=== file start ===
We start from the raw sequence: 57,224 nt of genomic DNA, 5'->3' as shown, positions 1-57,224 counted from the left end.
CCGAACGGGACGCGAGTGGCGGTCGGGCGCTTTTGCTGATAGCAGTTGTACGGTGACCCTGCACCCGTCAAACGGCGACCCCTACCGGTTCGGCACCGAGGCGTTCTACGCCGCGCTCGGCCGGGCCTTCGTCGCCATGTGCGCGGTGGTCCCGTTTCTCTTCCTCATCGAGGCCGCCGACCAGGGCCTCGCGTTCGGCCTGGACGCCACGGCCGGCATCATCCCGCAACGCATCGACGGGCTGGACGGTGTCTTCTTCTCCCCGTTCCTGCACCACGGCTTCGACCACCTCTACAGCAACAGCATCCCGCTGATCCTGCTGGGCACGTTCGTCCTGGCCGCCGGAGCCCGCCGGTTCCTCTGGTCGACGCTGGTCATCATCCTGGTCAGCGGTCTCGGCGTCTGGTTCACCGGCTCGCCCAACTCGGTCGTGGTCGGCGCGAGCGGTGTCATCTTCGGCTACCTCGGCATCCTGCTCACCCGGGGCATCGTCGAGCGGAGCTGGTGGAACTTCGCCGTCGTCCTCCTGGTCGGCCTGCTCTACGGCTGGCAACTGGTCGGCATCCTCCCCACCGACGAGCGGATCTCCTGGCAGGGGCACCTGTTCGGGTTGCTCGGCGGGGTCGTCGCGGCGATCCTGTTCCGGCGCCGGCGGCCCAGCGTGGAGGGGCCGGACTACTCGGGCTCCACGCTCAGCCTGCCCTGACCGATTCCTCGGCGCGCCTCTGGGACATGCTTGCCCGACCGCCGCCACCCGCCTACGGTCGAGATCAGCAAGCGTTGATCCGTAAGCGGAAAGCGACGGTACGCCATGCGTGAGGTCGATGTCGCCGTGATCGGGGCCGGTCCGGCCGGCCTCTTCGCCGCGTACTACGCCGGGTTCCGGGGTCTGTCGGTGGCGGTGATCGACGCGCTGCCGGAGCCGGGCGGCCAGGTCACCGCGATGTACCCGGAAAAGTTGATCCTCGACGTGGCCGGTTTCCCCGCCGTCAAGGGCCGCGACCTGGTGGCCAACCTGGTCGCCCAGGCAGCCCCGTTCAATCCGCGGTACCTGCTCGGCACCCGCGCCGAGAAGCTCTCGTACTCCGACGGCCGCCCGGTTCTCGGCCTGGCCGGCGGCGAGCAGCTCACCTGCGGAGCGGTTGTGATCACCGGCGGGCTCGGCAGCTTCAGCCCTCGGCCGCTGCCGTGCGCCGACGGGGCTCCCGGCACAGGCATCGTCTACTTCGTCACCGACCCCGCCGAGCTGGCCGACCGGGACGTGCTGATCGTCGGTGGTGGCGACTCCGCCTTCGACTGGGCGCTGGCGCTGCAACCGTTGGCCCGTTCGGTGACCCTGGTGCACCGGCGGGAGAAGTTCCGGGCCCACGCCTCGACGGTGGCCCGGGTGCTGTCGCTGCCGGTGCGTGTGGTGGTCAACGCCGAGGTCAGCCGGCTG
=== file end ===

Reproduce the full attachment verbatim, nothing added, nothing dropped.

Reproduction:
We start from the raw sequence: 57,224 nt of genomic DNA, 5'->3' as shown, positions 1-57,224 counted from the left end.
CCGAACGGGACGCGAGTGGCGGTCGGGCGCTTTTGCTGATAGCAGTTGTACGGTGACCCTGCACCCGTCAAACGGCGACCCCTACCGGTTCGGCACCGAGGCGTTCTACGCCGCGCTCGGCCGGGCCTTCGTCGCCATGTGCGCGGTGGTCCCGTTTCTCTTCCTCATCGAGGCCGCCGACCAGGGCCTCGCGTTCGGCCTGGACGCCACGGCCGGCATCATCCCGCAACGCATCGACGGGCTGGACGGTGTCTTCTTCTCCCCGTTCCTGCACCACGGCTTCGACCACCTCTACAGCAACAGCATCCCGCTGATCCTGCTGGGCACGTTCGTCCTGGCCGCCGGAGCCCGCCGGTTCCTCTGGTCGACGCTGGTCATCATCCTGGTCAGCGGTCTCGGCGTCTGGTTCACCGGCTCGCCCAACTCGGTCGTGGTCGGCGCGAGCGGTGTCATCTTCGGCTACCTCGGCATCCTGCTCACCCGGGGCATCGTCGAGCGGAGCTGGTGGAACTTCGCCGTCGTCCTCCTGGTCGGCCTGCTCTACGGCTGGCAACTGGTCGGCATCCTCCCCACCGACGAGCGGATCTCCTGGCAGGGGCACCTGTTCGGGTTGCTCGGCGGGGTCGTCGCGGCGATCCTGTTCCGGCGCCGGCGGCCCAGCGTGGAGGGGCCGGACTACTCGGGCTCCACGCTCAGCCTGCCCTGACCGATTCCTCGGCGCGCCTCTGGGACATGCTTGCCCGACCGCCGCCACCCGCCTACGGTCGAGATCAGCAAGCGTTGATCCGTAAGCGGAAAGCGACGGTACGCCATGCGTGAGGTCGATGTCGCCGTGATCGGGGCCGGTCCGGCCGGCCTCTTCGCCGCGTACTACGCCGGGTTCCGGGGTCTGTCGGTGGCGGTGATCGACGCGCTGCCGGAGCCGGGCGGCCAGGTCACCGCGATGTACCCGGAAAAGTTGATCCTCGACGTGGCCGGTTTCCCCGCCGTCAAGGGCCGCGACCTGGTGGCCAACCTGGTCGCCCAGGCAGCCCCGTTCAATCCGCGGTACCTGCTCGGCACCCGCGCCGAGAAGCTCTCGTACTCCGACGGCCGCCCGGTTCTCGGCCTGGCCGGCGGCGAGCAGCTCACCTGCGGAGCGGTTGTGATCACCGGCGGGCTCGGCAGCTTCAGCCCTCGGCCGCTGCCGTGCGCCGACGGGGCTCCCGGCACAGGCATCGTCTACTTCGTCACCGACCCCGCCGAGCTGGCCGACCGGGACGTGCTGATCGTCGGTGGTGGCGACTCCGCCTTCGACTGGGCGCTGGCGCTGCAACCGTTGGCCCGTTCGGTGACCCTGGTGCACCGGCGGGAGAAGTTCCGGGCCCACGCCTCGACGGTGGCCCGGGTGCTGTCGCTGCCGGTGCGTGTGGTGGTCAACGCCGAGGTCAGCCGGCTG